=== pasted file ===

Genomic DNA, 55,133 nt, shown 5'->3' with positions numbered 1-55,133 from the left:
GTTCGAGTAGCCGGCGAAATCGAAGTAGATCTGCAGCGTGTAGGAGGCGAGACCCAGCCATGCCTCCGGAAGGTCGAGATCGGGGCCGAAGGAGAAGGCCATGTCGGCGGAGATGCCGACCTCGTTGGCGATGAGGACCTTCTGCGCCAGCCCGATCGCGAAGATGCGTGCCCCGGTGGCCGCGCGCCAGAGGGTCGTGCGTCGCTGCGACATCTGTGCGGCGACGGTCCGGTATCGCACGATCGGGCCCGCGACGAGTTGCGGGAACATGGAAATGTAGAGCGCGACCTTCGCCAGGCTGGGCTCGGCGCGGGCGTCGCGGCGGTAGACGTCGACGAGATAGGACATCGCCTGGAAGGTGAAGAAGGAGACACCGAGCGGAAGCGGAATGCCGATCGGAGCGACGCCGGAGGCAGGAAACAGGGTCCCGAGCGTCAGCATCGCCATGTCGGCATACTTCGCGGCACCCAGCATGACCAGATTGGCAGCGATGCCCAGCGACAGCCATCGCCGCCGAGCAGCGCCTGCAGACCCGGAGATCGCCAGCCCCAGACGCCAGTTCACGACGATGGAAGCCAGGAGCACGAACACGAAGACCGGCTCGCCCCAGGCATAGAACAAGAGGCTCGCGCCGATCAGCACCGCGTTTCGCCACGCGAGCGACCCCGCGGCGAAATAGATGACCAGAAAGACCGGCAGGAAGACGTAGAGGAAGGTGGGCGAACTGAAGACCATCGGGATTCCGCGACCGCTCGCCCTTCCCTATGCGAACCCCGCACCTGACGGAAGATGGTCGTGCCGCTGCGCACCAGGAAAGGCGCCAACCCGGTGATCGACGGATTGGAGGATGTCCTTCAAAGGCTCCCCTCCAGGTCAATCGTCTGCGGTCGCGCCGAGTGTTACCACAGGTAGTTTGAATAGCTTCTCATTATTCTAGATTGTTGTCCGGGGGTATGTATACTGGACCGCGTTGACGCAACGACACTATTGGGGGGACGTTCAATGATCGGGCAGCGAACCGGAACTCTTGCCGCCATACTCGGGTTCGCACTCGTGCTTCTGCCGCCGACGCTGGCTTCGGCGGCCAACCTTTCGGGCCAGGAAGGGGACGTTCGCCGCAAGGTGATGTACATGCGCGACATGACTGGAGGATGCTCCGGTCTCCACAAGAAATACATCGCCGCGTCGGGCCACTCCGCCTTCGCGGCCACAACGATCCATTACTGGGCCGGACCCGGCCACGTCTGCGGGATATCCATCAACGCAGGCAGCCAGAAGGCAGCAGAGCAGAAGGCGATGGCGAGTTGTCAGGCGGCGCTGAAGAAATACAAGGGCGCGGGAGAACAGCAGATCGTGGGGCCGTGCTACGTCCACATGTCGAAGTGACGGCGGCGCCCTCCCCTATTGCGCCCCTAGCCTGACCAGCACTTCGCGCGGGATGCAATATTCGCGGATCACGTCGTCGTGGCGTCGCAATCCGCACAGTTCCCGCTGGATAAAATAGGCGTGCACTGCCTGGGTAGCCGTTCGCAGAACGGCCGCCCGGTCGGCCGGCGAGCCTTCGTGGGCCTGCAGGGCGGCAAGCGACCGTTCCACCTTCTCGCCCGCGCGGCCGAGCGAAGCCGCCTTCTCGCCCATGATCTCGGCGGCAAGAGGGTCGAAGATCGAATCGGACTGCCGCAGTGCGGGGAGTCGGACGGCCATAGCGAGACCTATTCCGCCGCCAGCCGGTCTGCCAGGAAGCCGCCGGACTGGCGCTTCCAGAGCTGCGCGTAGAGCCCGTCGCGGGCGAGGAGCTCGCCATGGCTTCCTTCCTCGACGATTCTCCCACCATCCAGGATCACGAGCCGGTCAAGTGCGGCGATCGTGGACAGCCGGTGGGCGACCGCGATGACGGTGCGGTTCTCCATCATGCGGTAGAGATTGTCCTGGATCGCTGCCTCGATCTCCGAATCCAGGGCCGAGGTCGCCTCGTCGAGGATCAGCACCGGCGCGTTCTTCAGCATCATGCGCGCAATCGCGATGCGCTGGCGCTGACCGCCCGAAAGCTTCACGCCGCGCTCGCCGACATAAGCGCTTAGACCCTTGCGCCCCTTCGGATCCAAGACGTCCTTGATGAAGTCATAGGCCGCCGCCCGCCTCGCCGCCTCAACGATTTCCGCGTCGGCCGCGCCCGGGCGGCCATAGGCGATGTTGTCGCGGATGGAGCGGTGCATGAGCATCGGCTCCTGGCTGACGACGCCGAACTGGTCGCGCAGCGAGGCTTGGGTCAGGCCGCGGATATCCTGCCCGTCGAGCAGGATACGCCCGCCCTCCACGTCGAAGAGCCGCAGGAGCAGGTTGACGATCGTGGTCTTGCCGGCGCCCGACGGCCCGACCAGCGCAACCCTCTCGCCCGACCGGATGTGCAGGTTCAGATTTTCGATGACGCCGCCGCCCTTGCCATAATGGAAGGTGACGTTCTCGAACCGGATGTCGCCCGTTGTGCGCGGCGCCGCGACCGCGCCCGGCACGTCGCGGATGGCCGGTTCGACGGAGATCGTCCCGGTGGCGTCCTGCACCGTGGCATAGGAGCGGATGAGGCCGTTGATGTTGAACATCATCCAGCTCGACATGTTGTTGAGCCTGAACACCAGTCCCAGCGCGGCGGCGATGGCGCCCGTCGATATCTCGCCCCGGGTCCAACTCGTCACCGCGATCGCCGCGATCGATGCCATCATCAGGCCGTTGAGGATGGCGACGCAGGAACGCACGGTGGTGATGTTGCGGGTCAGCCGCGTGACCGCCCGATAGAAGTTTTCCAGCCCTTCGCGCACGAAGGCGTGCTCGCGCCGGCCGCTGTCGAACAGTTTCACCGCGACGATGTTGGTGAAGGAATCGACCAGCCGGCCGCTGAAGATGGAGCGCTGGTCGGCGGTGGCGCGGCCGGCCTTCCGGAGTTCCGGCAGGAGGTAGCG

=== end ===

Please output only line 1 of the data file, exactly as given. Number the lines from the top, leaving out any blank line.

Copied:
Genomic DNA, 55,133 nt, shown 5'->3' with positions numbered 1-55,133 from the left: